TAS LECTURE | Reminder for Tue 24 November | Operation Nightingale: Cyprus to Catterick 2014–15 | Phil Abramson and Steve Sherlock

Nov. 24 | Operation Nightingale: Cyprus to Catterick 2014–15 | Phil Abramson and Steve Sherlock 7.30pm at Stockton Central Library TS18 1TU. Guests are welcome for £4 each on the door.

This talk will present the latest updates about a leading-edge initiative to provide training
skills and rehabilitation for people who have been involved in conflict. Members of all three military services have participated in archaeological projects on MOD sites, learning new DSC_0010skills after facing life-changing injuries and challenges After successful projects in the south of England on Salisbury plain with Wessex Archaeology, this presentation concerns a follow-on project in Cyprus during 2014 and one planned for Catterick in 2015. A dig was scheduled to take place at Marne Barracks, involving a commercial organisation and the Highways Agency for the first time. The results from these excavations will tie in to the current programme of work to upgrade the A1 in North Yorkshire.

About the speakersPhil_Steve_Cyprus
Phil Abramson is an archaeologist for the Defence Infrastructure Organisation. Steve Sherlock is Clerk of Works for the archaeological programme underway on the A1 motorway scheme in North Yorkshire. As TAS members will be aware, this particular double act is guaranteed to provide an informative and entertaining evening.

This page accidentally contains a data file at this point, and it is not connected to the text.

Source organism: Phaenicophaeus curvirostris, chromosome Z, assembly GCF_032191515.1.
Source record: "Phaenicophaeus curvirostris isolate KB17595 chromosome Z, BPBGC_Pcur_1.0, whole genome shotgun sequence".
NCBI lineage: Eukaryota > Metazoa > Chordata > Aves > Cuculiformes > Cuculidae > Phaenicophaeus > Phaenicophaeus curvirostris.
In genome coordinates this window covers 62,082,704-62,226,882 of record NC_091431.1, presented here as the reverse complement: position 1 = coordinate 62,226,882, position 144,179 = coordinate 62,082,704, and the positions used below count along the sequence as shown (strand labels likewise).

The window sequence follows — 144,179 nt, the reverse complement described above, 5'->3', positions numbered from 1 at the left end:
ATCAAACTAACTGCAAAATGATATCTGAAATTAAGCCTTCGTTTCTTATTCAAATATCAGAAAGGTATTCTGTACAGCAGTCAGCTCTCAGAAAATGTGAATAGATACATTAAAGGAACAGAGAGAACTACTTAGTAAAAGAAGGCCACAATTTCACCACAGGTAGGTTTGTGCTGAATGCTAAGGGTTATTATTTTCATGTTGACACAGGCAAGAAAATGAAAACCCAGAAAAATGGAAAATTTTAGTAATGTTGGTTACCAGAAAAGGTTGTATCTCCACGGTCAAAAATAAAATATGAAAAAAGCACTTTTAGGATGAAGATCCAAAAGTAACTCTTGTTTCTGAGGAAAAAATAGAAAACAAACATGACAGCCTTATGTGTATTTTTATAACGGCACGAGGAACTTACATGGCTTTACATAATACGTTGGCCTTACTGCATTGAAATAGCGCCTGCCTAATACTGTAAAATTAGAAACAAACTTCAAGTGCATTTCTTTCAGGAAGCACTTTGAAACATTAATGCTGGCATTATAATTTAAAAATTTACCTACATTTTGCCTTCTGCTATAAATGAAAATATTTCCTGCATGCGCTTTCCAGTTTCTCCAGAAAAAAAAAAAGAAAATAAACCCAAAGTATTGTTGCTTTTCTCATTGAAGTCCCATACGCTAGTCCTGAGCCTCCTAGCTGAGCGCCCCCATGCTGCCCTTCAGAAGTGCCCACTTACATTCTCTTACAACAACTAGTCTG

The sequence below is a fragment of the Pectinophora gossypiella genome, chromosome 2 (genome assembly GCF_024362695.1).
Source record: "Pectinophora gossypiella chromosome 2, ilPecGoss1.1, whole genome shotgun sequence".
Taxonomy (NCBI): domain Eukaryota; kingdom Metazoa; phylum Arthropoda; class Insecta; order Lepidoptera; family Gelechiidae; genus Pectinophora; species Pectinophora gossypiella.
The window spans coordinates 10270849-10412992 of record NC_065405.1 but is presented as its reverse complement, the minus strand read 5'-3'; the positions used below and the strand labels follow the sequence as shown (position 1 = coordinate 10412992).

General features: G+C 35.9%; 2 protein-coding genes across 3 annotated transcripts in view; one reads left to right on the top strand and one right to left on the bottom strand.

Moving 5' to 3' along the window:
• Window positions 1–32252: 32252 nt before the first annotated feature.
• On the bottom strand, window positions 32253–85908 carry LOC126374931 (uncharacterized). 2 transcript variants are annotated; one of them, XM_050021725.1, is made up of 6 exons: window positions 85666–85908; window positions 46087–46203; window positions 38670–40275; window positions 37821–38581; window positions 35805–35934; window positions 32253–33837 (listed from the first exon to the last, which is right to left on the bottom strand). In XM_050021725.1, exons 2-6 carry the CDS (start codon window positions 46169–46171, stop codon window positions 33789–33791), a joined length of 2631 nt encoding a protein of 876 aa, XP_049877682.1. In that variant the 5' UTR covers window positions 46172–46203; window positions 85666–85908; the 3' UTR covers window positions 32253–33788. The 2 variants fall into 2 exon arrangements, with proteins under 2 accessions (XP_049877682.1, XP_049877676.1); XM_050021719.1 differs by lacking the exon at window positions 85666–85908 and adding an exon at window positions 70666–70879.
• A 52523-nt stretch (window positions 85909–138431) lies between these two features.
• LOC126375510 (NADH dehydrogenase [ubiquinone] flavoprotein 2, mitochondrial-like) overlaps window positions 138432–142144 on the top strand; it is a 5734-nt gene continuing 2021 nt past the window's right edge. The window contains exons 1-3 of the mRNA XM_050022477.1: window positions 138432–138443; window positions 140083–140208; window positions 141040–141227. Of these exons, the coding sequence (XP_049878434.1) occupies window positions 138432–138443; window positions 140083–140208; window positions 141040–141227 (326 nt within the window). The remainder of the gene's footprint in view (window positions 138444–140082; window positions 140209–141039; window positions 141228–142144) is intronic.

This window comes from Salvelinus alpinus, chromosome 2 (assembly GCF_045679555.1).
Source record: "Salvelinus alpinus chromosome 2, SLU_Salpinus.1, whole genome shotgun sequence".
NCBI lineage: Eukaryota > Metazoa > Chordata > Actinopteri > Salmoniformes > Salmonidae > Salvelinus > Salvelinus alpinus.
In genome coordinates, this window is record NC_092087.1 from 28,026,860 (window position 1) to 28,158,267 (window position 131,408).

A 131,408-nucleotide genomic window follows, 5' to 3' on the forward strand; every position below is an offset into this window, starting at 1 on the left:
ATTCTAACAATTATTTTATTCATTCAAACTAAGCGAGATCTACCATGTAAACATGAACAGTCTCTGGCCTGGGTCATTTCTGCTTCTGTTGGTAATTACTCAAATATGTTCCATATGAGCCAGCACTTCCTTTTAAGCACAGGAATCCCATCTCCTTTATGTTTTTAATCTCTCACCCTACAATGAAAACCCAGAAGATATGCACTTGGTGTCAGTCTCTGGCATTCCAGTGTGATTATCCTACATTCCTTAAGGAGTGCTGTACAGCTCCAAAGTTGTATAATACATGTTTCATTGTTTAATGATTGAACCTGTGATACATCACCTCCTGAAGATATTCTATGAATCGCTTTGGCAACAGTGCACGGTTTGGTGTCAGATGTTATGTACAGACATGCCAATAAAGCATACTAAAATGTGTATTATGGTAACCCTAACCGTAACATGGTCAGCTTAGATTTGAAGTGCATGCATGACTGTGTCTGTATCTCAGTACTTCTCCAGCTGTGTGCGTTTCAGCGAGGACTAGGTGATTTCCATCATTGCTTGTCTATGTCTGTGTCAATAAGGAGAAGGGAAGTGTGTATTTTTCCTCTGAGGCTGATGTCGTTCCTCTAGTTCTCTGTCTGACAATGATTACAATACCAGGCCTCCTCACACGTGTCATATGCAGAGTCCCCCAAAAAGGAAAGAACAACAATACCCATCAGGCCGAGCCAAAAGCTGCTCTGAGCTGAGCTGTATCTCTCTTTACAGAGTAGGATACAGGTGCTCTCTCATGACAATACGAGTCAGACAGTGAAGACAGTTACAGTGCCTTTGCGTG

About Operation Nightingale

The Defence Archaeology Group and Operation Nightingale was founded in 2012 to utilise both the technical and social aspects of field archaeology in the recovery and skill
development of soldiers injured during the conflict in Afghanistan.
“It is less of a leap of faith to think that archaeology might be a discipline perfect for soldiers.”
There is a close correlation between the skills required by the modern soldier and those of the professional archaeologist. These skills include surveying, geophysics (for ordnance recovery or revealing cultural heritage sites), scrutiny of the ground (for improvised explosive devices or artefacts), site and team management, mapping, navigation and the physical ability to cope with hard manual work in often inclement weather conditions.
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